There's something wonderfully reassuring about dudes whose songwriting chops are so terrific that it totally outweighs the fact that he's not all that much of a singer. Not only that, but he (or she) sings with such commendable vigour and enthusiasm that you just don't care anyway. Will Sheff, frontman for Texan troubadors Okkervil River, is most definitely one of those men. On nine numbers on their new release, The Stage Names, Sheff manages to pump

bellow and howl his way through all manner of emotions, volumes and tempos, each time attacking it with such fervour that you can't help but emote along with him, all the while tapping a foot or breathing a sigh.

What's also reassuring is bands like Okkervil River (and for that matter, fellow Texans Spoon, whose drummer Jim Eno produces here) that can produce solid, modestly ambitious middle-American rock without falling into cliche or bland reproduction. When Sheff self-references Okkervil River as a 'mid level band' on "Unless It's Kicks", one of many highlights, it is indicative of the lack of hubris surrounding the group, who have been around for so long without any kind of raging success to know their place in the world.

But that said, when it comes to sheer solidity of songwriting talent, it's hard to look past these guys. They don't reinvent the wheel - they don't want to - but they rarely, if ever, fail to come out with a hook-laden piece of pop magic, be it "You Can't Hold The Hand Of A Rock And Roll Man", with it's rollicking downtempo, late-night barfly rhythm, or any of the numerous gorgeous, introspective, stripped back pieces, foremost of which is the beautiful "Title Track", which demonstrates the band's confidence by allowing Sheff's vocals to rest delicately over a gently strummed guitar, before the rest of the band jump in on a full-bodied (in the most late-night red wine sense) chorus.
Another one of 2007's essential albums has come out, replete with fully formed characters, struggling through life in a world that doesn't quite seem to give a shit, and who always remain accessible enough for the listener to care more. Okkervil River have proven - again, as if they needed to - that they are among the best in the world at producing sad, serious and pretty rock music. A pearler.
4 1/2 stars

Monday, August 20, 2007

A Weekend in the City by Bloc Party

Bloc Party are a lot of things: ambitious, serious, dedicated and earnest. Oh, so very earnest. When Bloc Party decide to take their epic (ish), dead serious power pop rock in a slightly different direction, you know damn well that they'll do just that. And still have a message to push. And push it they will. With vigour.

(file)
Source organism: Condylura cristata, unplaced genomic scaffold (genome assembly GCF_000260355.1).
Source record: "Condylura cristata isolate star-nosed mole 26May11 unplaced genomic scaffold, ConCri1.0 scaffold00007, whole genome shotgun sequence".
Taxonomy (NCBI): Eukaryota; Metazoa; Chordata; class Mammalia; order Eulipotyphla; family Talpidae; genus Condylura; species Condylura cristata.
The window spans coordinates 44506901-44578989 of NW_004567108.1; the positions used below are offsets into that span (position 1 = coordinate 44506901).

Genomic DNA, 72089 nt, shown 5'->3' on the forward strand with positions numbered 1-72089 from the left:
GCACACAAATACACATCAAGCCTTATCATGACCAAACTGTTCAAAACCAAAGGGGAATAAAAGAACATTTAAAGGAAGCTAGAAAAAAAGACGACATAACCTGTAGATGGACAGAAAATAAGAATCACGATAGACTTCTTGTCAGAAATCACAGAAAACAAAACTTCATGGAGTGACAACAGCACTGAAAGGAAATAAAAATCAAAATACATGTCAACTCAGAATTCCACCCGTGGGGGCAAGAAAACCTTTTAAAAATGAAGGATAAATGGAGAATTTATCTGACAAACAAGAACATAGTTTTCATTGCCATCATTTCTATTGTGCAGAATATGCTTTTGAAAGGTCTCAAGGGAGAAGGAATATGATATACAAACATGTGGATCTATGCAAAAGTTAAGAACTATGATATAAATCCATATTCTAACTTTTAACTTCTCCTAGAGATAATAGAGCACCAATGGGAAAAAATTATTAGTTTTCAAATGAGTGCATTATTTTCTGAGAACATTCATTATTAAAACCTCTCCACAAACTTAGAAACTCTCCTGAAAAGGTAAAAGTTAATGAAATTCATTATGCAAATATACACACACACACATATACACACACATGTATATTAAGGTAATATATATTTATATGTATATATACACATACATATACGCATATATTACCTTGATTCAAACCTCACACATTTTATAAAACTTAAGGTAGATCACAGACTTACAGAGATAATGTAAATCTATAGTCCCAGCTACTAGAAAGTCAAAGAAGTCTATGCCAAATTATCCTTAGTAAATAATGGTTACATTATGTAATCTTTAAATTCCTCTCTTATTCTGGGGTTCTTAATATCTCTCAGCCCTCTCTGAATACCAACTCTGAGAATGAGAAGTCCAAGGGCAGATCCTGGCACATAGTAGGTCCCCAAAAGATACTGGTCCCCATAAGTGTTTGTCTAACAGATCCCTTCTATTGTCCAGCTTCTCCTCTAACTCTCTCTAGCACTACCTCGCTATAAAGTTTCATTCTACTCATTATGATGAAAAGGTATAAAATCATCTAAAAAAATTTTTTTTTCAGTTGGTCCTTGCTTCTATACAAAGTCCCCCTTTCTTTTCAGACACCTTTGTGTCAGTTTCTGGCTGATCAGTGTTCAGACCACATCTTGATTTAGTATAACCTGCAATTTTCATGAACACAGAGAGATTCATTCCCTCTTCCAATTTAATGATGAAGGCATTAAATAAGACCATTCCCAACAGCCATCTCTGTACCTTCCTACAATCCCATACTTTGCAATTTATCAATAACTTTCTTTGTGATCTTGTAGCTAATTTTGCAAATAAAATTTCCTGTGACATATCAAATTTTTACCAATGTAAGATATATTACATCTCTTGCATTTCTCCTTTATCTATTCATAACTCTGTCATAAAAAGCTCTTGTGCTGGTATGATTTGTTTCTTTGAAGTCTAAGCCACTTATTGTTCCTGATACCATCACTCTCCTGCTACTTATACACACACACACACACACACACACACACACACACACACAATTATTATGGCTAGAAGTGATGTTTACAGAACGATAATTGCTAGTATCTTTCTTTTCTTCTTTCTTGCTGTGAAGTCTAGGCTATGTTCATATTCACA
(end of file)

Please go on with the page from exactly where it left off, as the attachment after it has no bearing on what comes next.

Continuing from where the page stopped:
After Silent Alarm in 2005, with its onslaught of energy and immediacy, Bloc Party announced themselves with a piercing yell that easily pushed them to the forefront of the many, many exciting debuts of that time (Arcade Fire, The Go! Team, Maximo Park et al), serious subject matter being married seamlessly to dancefloor riffs and beats, driven by one of the most furiously tight and tidy rhythm sections since Rage Against the Machine. Suddenly, Lindsay Lohan and Brad Pitt were rocking up to gigs. So where do you go for a sequel? Well, these guys still are dead serious, and the riffs are still there, but something's a bit different. They're still irony free, and while that can easily get irritating, you can't help but believe them, and that they really give a shit. Of course, there are a series of bonus features not heard on Silent Alarm, most notably singer Kele Okereke's - slightly forced - falsetto on lead track "Song for Clay (Disappear Here)", before kicking into more familiar thumping riff territory in the second half. It's actually a real corker, and it's Bloc Party's real strength: if nothing else, these guys are professional, thorough and precise. Songs are crafted here, unlike the aural energy bursts of the previous record; "Hunting for Witches" opens with digitally mixed random noise and beats before drummer Matt Tong steps in with some of his (now trademark) creative drumming and the riffing, thumping song proper kicks in. And it's great.

And that's the thing: much of the record is great. Not just that, but it's the one thing you wouldn't expect a Bloc Party record to be: a grower. A real, cross-my-heart-and-hope-to-die, dead set grower (hence the review coming some months after the release). In fact, the most accessible song here, "I Still Remember", the second single, is also the weakest. And that is no co-incidence. Opening single, "The Prayer" which, from a band that seems enthusiastically atheistic, is actually Okereke hoping to get the balls to hit the dance floor and pull chicks, is positively thrilling, tribal drums thumping along over pseudo-electronica-with-instruments, and it's, once again, great. And it's not isolated: "Waiting for the 7:18" is a genuinely pretty little love song, "On" is the most creative track here, and "Uniform" is a gentle breather.

However, there are some sequencing issues. The second half falls a litle flat in patches, not least on the by-the-numbers "I Still Remember", with its paint by numbers lead riff and Okereke's truly awful jumper in the film clip.

But in the end, not many bands can ake themselves this bloody seriously, try so damn hard, and not sound complete turds. Bloc Party is most definitely one of those bands. They can suck occasionally, but A Weekend in the City is evidence that if you've got the time, the talent, and the sheer pig-headedness, you can put together a solid, mature and thoroughly enjoyable record.

4 stars